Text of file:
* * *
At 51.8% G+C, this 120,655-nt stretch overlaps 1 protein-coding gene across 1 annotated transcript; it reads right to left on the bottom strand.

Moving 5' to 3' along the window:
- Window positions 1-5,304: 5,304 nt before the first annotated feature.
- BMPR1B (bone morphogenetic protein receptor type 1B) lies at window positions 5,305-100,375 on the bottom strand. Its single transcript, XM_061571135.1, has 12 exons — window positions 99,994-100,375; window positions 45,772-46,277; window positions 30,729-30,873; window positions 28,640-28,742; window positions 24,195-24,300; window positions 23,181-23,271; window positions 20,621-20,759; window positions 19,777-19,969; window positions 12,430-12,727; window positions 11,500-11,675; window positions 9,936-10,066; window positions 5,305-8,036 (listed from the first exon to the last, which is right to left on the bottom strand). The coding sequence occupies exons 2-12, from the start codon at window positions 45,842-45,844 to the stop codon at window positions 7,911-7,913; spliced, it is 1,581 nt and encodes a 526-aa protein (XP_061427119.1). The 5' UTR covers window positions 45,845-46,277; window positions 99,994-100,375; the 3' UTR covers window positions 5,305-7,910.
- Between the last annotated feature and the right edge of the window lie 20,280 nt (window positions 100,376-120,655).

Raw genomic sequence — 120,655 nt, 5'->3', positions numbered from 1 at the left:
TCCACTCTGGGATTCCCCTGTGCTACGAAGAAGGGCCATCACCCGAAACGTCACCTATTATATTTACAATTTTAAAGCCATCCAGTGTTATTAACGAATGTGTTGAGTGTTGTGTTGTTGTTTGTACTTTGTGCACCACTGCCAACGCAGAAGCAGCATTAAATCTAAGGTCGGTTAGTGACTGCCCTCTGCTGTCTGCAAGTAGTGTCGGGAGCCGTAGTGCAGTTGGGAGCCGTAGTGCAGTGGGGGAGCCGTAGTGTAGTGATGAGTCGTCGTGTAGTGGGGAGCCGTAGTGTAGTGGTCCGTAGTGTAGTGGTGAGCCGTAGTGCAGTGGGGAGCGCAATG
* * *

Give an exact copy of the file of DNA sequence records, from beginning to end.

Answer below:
At 51.8% G+C, this 120,655-nt stretch overlaps 1 protein-coding gene across 1 annotated transcript; it reads right to left on the bottom strand.

Moving 5' to 3' along the window:
- Window positions 1-5,304: 5,304 nt before the first annotated feature.
- BMPR1B (bone morphogenetic protein receptor type 1B) lies at window positions 5,305-100,375 on the bottom strand. Its single transcript, XM_061571135.1, has 12 exons — window positions 99,994-100,375; window positions 45,772-46,277; window positions 30,729-30,873; window positions 28,640-28,742; window positions 24,195-24,300; window positions 23,181-23,271; window positions 20,621-20,759; window positions 19,777-19,969; window positions 12,430-12,727; window positions 11,500-11,675; window positions 9,936-10,066; window positions 5,305-8,036 (listed from the first exon to the last, which is right to left on the bottom strand). The coding sequence occupies exons 2-12, from the start codon at window positions 45,842-45,844 to the stop codon at window positions 7,911-7,913; spliced, it is 1,581 nt and encodes a 526-aa protein (XP_061427119.1). The 5' UTR covers window positions 45,845-46,277; window positions 99,994-100,375; the 3' UTR covers window positions 5,305-7,910.
- Between the last annotated feature and the right edge of the window lie 20,280 nt (window positions 100,376-120,655).

Raw genomic sequence — 120,655 nt, 5'->3', positions numbered from 1 at the left:
TCCACTCTGGGATTCCCCTGTGCTACGAAGAAGGGCCATCACCCGAAACGTCACCTATTATATTTACAATTTTAAAGCCATCCAGTGTTATTAACGAATGTGTTGAGTGTTGTGTTGTTGTTTGTACTTTGTGCACCACTGCCAACGCAGAAGCAGCATTAAATCTAAGGTCGGTTAGTGACTGCCCTCTGCTGTCTGCAAGTAGTGTCGGGAGCCGTAGTGCAGTTGGGAGCCGTAGTGCAGTGGGGGAGCCGTAGTGTAGTGATGAGTCGTCGTGTAGTGGGGAGCCGTAGTGTAGTGGTCCGTAGTGTAGTGGTGAGCCGTAGTGCAGTGGGGAGCGCAATG